The Palace Bar, Fleet Street, Dublin
Author of Have Ye No Homes To Go To? The History of the Irish pub.
‘The most wonderful temple of art’
The Palace Bar on Fleet Street, dating from 1883, is one of the best preserved Victorian pubs in Dublin and has a remarkably impressive literary pedigree. The four bronze plaques outside the pub in memory of Patrick Kavanagh, Brendan Behan, Flann O’ Brien and Con Houlihan alert passersby to the literary significance of the famous hostelry while a few minutes inside should confirm its enduring attractions. Kavanagh, the ‘peasant poet’ from the ’stony grey soil’ of County Monaghan, and Behan, the boisterous alcoholic playwright and memoirist from inner city Dublin, were the best of enemies and generally tried to avoid each other, yet neither could resist the attractions of this beautiful pub in the heart of the capital city. O’ Brien – his real name was Brian O’ Nolan but he was also known under his pseudonym Myles na gCopaleen – was part of the journalistic fraternity who drank here. Houlihan was a hugely esteemed sports journalist with the Irish Press group for almost three decades.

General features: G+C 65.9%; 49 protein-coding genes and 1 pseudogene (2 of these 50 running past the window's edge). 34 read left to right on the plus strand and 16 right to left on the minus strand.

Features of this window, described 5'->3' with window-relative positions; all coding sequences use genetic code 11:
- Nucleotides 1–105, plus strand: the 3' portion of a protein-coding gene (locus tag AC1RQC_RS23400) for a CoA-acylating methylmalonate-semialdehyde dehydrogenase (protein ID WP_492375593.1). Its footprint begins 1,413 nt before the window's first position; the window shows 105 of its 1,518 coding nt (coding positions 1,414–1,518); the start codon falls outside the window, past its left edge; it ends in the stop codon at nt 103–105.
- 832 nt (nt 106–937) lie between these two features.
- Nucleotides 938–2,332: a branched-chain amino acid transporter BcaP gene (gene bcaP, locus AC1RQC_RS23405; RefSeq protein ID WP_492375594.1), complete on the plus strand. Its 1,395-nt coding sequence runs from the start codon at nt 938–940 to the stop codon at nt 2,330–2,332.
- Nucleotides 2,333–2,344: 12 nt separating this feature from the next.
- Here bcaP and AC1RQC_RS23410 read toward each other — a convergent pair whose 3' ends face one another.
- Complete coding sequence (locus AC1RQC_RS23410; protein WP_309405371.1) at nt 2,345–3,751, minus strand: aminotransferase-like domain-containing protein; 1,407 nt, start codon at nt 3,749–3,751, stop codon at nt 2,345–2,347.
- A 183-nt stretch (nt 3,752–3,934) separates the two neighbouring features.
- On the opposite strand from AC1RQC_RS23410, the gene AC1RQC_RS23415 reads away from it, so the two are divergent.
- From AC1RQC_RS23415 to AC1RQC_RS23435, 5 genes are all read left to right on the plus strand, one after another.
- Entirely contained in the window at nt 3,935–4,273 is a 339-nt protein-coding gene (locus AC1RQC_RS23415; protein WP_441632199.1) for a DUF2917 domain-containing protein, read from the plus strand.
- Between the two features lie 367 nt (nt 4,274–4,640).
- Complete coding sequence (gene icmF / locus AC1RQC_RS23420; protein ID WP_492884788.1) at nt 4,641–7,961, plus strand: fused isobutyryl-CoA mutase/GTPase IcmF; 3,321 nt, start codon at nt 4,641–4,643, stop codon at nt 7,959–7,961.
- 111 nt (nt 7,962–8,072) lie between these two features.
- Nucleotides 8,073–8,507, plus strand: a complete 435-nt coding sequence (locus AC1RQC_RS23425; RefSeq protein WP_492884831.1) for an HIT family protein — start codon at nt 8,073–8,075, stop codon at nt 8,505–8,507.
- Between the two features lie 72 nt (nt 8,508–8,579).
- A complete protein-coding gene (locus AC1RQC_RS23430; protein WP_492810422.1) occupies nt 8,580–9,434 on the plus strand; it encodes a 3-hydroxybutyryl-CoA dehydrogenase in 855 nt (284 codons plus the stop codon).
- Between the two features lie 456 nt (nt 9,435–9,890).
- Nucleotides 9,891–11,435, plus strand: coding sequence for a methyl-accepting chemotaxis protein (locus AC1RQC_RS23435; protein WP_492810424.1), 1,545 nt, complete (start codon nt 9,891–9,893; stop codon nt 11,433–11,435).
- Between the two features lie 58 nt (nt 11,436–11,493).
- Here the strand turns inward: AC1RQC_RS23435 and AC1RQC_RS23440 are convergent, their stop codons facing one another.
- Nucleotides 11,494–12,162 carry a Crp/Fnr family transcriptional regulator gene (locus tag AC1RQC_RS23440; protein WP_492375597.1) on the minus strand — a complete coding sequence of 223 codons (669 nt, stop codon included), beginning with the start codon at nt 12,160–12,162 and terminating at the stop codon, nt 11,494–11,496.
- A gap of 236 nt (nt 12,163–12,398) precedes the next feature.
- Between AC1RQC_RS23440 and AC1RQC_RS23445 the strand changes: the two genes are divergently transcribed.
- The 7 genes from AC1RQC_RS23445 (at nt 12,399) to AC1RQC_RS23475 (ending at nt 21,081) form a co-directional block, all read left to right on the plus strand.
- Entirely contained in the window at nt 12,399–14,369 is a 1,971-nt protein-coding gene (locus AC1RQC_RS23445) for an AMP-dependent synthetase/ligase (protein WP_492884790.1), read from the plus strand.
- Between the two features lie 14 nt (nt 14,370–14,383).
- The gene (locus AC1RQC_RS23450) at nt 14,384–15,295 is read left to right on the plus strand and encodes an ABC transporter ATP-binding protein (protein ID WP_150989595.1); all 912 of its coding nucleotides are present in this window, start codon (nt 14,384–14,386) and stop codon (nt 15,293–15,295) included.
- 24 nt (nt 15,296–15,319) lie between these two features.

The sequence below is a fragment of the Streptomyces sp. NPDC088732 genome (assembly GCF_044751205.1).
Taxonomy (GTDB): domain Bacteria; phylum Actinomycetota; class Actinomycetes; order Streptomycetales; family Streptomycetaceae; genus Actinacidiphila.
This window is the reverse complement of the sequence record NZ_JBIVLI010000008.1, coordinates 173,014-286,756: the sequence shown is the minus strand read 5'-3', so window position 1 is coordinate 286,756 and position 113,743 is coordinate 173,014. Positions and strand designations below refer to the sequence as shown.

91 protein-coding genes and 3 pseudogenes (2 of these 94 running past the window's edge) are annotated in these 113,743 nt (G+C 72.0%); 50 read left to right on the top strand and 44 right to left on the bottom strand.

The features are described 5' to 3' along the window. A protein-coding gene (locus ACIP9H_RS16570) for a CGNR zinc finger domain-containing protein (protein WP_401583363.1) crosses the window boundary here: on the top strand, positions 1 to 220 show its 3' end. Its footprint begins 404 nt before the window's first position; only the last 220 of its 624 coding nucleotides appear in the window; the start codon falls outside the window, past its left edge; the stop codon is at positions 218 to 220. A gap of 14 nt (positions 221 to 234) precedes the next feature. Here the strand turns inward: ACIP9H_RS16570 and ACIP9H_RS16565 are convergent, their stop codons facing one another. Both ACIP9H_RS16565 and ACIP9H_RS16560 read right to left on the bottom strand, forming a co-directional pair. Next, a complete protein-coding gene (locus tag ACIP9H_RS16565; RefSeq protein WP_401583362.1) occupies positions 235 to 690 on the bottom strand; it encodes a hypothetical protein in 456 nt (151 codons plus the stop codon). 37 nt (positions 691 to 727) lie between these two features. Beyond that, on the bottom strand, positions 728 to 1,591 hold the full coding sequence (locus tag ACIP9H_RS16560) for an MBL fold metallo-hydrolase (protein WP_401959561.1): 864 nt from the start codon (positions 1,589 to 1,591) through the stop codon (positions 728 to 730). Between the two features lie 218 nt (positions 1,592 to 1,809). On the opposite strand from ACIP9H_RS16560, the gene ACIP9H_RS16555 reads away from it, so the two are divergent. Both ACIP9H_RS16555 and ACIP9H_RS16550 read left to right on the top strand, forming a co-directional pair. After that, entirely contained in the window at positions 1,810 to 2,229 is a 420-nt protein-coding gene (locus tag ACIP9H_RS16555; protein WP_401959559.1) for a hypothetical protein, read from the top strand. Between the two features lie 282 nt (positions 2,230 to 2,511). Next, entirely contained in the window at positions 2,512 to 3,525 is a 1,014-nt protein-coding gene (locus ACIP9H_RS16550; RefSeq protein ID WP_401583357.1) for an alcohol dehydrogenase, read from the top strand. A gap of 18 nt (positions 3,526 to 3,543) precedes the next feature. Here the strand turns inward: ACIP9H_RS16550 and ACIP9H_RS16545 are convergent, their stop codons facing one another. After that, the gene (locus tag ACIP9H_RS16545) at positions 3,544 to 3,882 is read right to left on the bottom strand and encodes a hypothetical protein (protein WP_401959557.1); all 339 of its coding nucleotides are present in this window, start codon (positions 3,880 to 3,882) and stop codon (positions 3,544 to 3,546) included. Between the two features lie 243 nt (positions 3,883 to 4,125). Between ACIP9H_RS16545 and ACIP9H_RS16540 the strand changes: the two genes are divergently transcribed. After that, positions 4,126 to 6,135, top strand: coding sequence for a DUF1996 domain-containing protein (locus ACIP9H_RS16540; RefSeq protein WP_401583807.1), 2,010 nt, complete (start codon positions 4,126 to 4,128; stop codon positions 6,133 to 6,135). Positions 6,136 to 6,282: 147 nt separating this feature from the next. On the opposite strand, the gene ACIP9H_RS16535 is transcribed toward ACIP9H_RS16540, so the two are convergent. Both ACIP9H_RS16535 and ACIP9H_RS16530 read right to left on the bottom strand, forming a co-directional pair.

At the start of the twentieth century when many premises across the city were stripping out their antique interiors in an attempt at modernisation the owners of The Palace and Ryan’s of Parkgate Street met to discuss the future: they agreed to leave their pubs unchanged in all their Victorian splendour. The result of their pact meant two of the most beautiful pubs in the city remained unsullied by crass modernism. The back bar of the Palace is arguably the most stunning space in a Dublin pub. The comfortable rectangular space is a counterpoint to the narrow front bar.
With a beautiful high vaulted ceiling supported by Romanesque arches it is best seen in the day time to appreciate the intricacy of the craftsmanship. This high Victoriana is also to be seen in the typically high bar. Sitting in one of the burgundy leather bucket seats with one of the best pints of Guinness in the country is a true pleasure on a bright day.